What is Ushahidi actually doing

Will “Liberation Technologies” change the balance of power between repressive states and civil society?

Patrick Meier from Ushahidi is probably known to many here through his lectures at re: publica and re: campaign - or through his multiple mentions on this blog.

In his now published dissertation he addresses the question of whether “Liberation Technologies” actually have the liberating, i.e. ultimately power-shifting effect that is ascribed to them. "Liberation Technologies" are developments that are assumed to have a grassroots, anti-depressive potential, such as the anti-censorship and anonymization tool Tor or the colloborative crisis visualization tool Ushahidi.

In this context the Belarusian “cyber skeptic” Evgeny Morozov should be mentioned, whose core thesis is related to

Computers store everything, and the benefit of this information gathered is for $ repressives_regime always greater than the liberating potential for the user.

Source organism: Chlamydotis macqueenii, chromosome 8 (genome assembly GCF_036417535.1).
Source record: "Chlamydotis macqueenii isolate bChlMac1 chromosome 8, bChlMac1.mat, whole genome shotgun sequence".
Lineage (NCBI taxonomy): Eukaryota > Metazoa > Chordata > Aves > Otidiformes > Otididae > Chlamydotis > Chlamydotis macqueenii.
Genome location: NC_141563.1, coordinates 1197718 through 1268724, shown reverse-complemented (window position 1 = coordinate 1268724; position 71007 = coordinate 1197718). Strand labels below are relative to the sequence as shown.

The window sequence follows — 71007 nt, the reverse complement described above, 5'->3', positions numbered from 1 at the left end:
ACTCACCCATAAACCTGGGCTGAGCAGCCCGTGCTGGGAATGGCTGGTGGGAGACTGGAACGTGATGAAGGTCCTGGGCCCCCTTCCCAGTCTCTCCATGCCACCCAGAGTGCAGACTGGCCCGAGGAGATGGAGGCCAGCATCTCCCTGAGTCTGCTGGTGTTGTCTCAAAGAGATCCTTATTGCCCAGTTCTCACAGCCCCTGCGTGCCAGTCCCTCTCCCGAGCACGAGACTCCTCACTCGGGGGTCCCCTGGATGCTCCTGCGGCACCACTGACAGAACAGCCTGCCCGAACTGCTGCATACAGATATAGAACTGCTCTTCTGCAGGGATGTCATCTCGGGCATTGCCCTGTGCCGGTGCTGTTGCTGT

summarize. He expounded this thesis in his book The Net Delusion: How Not to Liberate The World, published almost a year ago.

Patrick Meier approached the question scientifically both qualitatively (structured interviews, "soft" data) as well as quantitatively (measurable facts, figures) and concentrated many of his regression analyzes on the dependent variable "number of protests" - the database for the most part comes from this the Ushahidi project. With this approach he finds indications that the presence of the Internet and mobile phones has a direct influence on the frequency of protests. The great achievement of the dissertation, however, presumably consists in developing a methodological framework for researching digital activism in repressive environments.

Here you can download the more than 200 pages as a pdf - he will try to get an ebook version. If the diss is too extensive for you, we recommend rummaging through blog articles on selected findings:

Theorizing Ushahidi: An Academic Treatise

How Egyptian Activists Kept Their Ushahidi Project Alive Under Mubarak

Analyzing Election Monitoring Reports from Egypt Using U-Shahid

ICTs, Democracy, Activism & Dictatorship: Comprehensive Literature Review

Impact of ICT on Democracy & Activism: Findings from Statistical Studies

About the author

Linus Neumann

Dipl.-Psych. Linus Neumann has been a member of the Netzpolitik editorial team for several years since 2010 and is one of the spokespersons for the Chaos Computer Club. Together with Tim Pritlove he does the weekly podcast Logbuch: Netzpolitik. He works in Berlin for an IT security company. Every now and then he tweets a little nonsense. You can reach him here by email.
Published 11/23/2011 at 3:45 PM